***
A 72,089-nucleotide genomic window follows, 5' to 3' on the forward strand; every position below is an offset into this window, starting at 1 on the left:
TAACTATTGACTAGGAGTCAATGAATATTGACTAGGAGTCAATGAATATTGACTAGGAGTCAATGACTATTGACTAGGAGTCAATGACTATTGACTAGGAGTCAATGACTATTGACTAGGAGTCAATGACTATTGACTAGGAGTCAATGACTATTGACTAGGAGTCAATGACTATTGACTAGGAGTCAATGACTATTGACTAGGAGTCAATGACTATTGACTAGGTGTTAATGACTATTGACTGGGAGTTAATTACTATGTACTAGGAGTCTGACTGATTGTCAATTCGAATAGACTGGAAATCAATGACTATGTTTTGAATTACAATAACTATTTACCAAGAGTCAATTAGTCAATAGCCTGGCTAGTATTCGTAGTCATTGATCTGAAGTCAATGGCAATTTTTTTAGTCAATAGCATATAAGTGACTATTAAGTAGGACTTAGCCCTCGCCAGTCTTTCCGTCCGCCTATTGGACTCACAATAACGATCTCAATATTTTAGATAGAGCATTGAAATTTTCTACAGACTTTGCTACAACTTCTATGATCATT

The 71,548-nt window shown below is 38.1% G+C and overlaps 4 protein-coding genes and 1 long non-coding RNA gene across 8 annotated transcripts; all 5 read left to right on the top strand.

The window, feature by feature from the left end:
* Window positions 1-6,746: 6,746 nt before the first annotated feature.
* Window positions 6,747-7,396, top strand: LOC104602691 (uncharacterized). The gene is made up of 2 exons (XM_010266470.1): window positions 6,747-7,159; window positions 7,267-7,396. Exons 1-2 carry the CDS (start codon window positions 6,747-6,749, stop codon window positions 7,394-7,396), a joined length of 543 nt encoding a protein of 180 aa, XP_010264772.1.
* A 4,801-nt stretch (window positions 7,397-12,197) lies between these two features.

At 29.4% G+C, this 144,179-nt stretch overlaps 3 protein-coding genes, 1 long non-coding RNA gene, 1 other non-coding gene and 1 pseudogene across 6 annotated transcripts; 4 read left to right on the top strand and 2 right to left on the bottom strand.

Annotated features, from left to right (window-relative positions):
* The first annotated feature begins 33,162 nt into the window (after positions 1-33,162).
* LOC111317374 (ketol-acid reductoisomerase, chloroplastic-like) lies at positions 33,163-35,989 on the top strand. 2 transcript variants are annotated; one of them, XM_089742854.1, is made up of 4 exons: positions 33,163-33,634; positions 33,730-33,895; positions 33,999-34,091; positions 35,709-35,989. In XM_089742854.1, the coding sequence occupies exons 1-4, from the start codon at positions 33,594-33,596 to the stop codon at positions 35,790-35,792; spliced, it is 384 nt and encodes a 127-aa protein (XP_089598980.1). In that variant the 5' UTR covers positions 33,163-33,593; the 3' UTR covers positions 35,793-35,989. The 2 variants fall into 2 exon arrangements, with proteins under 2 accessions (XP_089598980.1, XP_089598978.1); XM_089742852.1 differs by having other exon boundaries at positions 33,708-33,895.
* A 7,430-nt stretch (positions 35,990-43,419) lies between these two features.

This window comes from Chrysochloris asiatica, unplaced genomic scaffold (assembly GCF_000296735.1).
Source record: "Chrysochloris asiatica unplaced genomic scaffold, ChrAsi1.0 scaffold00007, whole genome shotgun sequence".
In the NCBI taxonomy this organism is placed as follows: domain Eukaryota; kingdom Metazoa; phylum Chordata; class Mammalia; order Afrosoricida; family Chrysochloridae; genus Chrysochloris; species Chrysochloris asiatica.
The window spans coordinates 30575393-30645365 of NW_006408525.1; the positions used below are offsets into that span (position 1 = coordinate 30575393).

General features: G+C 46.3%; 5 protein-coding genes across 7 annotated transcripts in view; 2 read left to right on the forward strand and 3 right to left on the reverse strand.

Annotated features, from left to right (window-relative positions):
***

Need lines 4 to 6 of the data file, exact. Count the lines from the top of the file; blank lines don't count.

The window, feature by feature from the left end:
* Window positions 1-6,746: 6,746 nt before the first annotated feature.
* Window positions 6,747-7,396, top strand: LOC104602691 (uncharacterized). The gene is made up of 2 exons (XM_010266470.1): window positions 6,747-7,159; window positions 7,267-7,396. Exons 1-2 carry the CDS (start codon window positions 6,747-6,749, stop codon window positions 7,394-7,396), a joined length of 543 nt encoding a protein of 180 aa, XP_010264772.1.